- Project Team : Ana Sol Smud, Alberto Smud, Sasha Molczadzki, Camila Jalife, Agustina Falcón, Milagros Ratto, Leila Matzkin
- Lighting : Pablo Pizarro
- Landscaping : Estudio Bulla
- Construction : Alberto Smud
- Interiors : Agustina Gentilli, Marilina Martignone, Taller Números Primos, Huup iluminación, Helmut muebles, Sticotti, Herbario plantas, Broca muebles
- City : Palermo
- Country : Argentina
Text description provided by the architects. SOLER Project was developed in a particular space: an old warehouse next to an annexed area in the back, in Palermo, neighborhood, in Buenos Aires city, Argentina.
The building had to contain the offices, deposits and exhibit areas for a Company, that designs and trades textile products.
The proposal aimed to create an intimate world of its own, maintaining the diverse activities and company’s assets, in a dense urban context.
One of the main project design themes was the construction of emptiness as a resource to integrate people and work teams.
Among this, the void emerges as a revealing resource of diverse experiences and artistic interventions based on textile design, the central company’s hub.
Through the enhancement and recycling of the warehouse a huge volume was created to place the main room, where the company’s product exhibition and diverse events take place, and alternative work spaces are conceived. This great empty luminous space, let us work in various scales and renew it by providing additional uses.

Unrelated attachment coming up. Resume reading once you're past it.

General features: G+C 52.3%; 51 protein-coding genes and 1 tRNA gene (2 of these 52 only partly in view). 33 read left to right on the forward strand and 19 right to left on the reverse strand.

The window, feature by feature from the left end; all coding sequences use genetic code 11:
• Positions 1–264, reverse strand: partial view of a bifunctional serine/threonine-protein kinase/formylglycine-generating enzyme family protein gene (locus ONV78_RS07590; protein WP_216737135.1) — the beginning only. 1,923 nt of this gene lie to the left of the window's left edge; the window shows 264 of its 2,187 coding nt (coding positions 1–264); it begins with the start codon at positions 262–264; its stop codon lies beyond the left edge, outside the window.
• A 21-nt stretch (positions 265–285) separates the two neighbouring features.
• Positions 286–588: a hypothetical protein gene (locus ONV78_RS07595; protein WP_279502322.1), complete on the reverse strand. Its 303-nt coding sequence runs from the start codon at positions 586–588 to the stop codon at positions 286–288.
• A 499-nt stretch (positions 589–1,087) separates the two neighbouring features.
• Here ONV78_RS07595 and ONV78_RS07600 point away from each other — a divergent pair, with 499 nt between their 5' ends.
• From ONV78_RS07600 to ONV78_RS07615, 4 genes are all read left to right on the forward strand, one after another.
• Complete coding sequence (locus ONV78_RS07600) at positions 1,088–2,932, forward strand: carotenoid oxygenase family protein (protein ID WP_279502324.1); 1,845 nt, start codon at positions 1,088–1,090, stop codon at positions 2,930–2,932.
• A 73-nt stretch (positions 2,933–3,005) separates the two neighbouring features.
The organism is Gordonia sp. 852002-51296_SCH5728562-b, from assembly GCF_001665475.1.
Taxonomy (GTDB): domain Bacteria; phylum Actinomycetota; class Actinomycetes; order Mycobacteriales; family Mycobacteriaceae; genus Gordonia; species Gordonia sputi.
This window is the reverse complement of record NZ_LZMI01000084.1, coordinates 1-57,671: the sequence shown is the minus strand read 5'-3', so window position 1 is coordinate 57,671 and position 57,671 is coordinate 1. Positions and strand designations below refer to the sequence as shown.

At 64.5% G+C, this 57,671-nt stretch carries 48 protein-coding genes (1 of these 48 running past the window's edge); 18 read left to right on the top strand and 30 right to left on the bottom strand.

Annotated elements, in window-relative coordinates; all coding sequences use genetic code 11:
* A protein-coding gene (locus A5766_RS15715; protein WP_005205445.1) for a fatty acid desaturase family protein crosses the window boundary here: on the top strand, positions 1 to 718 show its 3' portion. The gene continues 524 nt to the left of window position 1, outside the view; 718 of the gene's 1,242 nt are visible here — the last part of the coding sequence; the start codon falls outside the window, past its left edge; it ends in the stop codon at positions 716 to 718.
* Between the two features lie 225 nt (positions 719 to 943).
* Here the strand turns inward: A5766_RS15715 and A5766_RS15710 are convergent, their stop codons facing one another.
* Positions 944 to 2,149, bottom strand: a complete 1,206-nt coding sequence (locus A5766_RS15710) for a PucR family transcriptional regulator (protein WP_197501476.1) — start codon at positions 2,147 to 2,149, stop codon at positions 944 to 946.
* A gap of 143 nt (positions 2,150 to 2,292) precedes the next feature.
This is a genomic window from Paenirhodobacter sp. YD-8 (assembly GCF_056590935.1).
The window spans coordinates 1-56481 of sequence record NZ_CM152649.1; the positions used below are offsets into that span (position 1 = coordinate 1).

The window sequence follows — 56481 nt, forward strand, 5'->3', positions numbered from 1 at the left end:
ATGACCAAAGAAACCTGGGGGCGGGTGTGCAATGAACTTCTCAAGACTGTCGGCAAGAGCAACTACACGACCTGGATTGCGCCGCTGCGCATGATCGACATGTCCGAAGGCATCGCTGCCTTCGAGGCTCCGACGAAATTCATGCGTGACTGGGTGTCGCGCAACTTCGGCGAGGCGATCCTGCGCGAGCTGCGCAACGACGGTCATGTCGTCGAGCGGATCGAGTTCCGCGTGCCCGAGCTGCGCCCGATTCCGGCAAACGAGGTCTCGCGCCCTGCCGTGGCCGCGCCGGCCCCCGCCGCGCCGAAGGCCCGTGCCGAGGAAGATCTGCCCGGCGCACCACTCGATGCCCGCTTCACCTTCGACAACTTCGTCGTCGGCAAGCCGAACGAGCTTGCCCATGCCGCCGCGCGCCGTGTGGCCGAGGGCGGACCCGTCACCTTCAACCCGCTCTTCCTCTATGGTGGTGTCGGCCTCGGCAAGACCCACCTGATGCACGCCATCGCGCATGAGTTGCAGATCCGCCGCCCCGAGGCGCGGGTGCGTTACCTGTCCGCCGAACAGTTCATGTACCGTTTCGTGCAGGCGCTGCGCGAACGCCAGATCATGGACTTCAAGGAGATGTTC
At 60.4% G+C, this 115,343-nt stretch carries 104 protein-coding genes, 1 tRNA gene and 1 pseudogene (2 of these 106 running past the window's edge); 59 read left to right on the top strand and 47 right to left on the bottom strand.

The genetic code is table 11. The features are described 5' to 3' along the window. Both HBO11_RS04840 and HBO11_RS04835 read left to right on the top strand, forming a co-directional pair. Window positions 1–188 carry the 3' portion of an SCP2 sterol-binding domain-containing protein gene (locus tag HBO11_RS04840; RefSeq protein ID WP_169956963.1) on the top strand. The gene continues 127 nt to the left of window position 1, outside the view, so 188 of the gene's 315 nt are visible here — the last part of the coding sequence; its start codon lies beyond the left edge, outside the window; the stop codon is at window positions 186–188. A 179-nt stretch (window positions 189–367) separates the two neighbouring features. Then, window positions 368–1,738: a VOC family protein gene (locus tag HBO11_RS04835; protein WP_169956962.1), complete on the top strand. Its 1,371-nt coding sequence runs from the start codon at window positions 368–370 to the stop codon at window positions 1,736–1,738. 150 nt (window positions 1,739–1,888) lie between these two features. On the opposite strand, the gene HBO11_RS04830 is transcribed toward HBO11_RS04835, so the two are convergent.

Two levels were built on the adjoining property where the closed offices and workstations are located. The new construction is delicately juxtaposed without competing or fading. Large windows, high ceilings, and work-optimized open floor plans mark the territory where creative thinking unfolds.
The facade, facing the street, is presented silently. Transparent and opaque at the same time, it is constituted by reflective vertical columns of irregular rhythm, creating a plastic sensation at the look of the eye. Behind, a terrace with great vegetation multiplies with the reflective game.
With a translucent configuration, the facade strips the building from its frontal perspective, while as passing through, it becomes quiet, giving space to the lush vegetation.